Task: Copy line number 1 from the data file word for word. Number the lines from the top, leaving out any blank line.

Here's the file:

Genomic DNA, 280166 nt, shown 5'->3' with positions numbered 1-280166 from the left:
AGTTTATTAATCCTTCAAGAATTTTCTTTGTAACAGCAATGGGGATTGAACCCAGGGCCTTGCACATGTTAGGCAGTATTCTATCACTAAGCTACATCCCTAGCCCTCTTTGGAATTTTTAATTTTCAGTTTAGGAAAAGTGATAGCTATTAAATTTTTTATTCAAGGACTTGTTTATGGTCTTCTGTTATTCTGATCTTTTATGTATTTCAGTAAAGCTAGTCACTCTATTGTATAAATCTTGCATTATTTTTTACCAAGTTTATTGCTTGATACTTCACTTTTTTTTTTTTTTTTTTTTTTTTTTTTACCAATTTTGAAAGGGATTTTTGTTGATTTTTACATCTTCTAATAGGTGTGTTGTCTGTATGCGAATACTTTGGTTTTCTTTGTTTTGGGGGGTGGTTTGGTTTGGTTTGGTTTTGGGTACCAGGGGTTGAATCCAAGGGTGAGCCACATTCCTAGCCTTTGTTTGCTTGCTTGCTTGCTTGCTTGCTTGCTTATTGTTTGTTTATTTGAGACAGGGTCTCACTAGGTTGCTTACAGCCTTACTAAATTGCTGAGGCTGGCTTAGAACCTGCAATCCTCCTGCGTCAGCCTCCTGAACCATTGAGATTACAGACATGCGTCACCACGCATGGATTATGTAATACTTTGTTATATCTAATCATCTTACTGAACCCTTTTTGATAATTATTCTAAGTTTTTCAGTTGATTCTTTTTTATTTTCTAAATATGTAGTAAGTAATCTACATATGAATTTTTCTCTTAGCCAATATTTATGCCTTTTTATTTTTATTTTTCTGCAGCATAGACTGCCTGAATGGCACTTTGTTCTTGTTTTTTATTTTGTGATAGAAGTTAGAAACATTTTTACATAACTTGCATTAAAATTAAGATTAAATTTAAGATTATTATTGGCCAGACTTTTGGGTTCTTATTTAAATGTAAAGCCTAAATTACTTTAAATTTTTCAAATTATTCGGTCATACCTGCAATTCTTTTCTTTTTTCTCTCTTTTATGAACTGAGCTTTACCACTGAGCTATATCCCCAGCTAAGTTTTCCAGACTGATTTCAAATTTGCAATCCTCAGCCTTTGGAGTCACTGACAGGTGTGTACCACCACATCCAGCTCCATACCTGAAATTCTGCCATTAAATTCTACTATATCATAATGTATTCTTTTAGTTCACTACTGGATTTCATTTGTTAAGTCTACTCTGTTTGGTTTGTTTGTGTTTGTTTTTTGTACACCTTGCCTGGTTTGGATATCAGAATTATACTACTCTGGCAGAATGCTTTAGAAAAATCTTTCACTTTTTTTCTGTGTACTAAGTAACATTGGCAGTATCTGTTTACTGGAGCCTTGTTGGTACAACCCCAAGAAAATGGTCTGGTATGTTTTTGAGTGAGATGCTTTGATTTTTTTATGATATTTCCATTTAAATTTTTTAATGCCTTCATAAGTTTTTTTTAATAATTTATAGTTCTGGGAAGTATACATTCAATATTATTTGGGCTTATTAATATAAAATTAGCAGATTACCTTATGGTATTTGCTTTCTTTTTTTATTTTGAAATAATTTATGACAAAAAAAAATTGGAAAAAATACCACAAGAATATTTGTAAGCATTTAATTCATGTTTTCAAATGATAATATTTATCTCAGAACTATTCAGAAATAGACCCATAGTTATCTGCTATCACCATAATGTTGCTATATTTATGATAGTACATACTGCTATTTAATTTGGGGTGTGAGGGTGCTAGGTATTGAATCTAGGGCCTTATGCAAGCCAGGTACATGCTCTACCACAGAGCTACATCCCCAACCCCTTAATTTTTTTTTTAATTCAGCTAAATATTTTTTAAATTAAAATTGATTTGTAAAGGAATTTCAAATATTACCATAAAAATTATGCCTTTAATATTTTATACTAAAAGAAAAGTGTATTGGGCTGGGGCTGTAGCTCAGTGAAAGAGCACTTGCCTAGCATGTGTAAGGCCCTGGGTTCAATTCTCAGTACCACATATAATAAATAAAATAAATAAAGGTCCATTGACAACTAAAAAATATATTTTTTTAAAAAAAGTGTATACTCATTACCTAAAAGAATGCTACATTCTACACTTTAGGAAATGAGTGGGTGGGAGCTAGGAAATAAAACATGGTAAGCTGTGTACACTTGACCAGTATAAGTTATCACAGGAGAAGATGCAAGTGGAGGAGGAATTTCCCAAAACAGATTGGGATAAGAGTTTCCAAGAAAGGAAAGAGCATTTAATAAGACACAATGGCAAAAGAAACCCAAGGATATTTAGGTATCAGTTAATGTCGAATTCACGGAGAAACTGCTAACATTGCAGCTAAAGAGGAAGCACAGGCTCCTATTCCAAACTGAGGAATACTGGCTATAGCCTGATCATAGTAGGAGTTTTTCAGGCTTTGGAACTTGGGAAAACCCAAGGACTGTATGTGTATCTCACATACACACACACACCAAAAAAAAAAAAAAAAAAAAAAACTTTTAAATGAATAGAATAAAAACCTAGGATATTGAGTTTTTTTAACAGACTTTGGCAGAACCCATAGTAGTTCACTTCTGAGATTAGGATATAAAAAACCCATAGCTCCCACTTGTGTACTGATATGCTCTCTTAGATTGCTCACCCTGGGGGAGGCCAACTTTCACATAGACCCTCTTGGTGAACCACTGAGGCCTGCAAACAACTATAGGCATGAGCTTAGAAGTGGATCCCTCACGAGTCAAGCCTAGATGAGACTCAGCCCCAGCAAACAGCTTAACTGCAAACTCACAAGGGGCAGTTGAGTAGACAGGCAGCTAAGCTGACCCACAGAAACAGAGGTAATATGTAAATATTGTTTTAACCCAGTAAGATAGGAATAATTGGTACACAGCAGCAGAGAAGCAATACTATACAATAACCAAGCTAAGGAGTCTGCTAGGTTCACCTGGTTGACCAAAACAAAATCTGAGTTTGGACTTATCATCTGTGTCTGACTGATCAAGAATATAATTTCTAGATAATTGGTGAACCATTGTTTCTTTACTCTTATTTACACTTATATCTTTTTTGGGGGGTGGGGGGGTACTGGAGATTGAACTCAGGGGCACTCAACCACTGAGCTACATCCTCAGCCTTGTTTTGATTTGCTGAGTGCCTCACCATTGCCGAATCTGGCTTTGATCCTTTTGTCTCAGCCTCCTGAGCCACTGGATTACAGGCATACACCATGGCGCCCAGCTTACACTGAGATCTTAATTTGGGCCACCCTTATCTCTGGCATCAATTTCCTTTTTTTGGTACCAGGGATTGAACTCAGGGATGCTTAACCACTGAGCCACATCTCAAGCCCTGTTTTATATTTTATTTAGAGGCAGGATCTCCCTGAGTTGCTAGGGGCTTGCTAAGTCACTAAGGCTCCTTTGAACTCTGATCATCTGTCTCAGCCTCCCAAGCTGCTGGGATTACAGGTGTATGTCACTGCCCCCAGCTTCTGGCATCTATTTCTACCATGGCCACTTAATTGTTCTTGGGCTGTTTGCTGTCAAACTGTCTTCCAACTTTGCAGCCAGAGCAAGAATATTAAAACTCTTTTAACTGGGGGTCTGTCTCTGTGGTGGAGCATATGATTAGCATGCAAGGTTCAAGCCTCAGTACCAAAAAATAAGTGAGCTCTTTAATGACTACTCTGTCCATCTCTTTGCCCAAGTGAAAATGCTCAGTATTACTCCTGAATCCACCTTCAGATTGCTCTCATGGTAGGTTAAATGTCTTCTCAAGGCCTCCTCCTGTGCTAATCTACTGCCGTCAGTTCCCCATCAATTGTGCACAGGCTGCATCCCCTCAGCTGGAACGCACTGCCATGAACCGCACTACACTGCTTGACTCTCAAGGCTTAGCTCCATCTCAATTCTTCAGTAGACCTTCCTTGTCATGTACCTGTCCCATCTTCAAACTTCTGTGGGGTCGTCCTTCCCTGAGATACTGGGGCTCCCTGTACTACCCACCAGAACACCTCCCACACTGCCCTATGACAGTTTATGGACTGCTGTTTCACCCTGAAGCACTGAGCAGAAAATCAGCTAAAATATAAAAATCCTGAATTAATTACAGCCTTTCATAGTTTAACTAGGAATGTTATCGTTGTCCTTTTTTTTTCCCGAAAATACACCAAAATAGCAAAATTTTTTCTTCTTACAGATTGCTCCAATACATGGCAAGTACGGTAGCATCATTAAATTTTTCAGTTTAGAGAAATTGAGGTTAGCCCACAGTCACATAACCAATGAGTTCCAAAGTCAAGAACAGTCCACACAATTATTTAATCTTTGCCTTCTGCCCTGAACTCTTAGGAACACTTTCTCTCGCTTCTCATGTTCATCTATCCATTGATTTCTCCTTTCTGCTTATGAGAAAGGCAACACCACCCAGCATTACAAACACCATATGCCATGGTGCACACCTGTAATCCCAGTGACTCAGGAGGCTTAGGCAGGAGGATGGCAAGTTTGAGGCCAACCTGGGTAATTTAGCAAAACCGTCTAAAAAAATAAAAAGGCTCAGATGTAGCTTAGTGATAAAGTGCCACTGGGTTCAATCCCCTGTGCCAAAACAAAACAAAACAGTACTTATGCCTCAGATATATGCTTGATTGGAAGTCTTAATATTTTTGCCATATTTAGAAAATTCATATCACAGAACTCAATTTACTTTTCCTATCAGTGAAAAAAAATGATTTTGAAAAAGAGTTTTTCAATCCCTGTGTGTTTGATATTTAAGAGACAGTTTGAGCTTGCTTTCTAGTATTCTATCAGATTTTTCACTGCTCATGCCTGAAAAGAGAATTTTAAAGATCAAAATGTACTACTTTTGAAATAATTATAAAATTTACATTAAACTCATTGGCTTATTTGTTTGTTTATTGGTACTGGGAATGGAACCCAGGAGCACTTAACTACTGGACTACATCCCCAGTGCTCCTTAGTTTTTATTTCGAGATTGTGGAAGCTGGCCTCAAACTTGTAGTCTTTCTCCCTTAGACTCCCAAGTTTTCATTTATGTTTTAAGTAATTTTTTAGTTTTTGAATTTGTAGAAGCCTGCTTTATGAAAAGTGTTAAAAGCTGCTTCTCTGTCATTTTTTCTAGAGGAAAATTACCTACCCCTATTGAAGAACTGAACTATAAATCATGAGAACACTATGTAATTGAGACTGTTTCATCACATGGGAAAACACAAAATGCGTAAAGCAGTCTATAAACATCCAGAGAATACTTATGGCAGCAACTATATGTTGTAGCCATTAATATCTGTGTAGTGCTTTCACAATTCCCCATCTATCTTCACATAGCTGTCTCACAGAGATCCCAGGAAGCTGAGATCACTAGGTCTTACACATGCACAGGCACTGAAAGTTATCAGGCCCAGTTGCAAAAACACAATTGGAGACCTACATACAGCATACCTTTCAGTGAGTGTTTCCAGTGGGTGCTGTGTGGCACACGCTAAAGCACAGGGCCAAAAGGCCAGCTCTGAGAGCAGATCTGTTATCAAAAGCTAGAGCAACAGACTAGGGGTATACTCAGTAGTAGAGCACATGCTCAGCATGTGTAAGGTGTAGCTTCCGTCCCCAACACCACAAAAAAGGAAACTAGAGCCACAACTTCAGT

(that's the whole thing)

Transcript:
Genomic DNA, 280166 nt, shown 5'->3' with positions numbered 1-280166 from the left: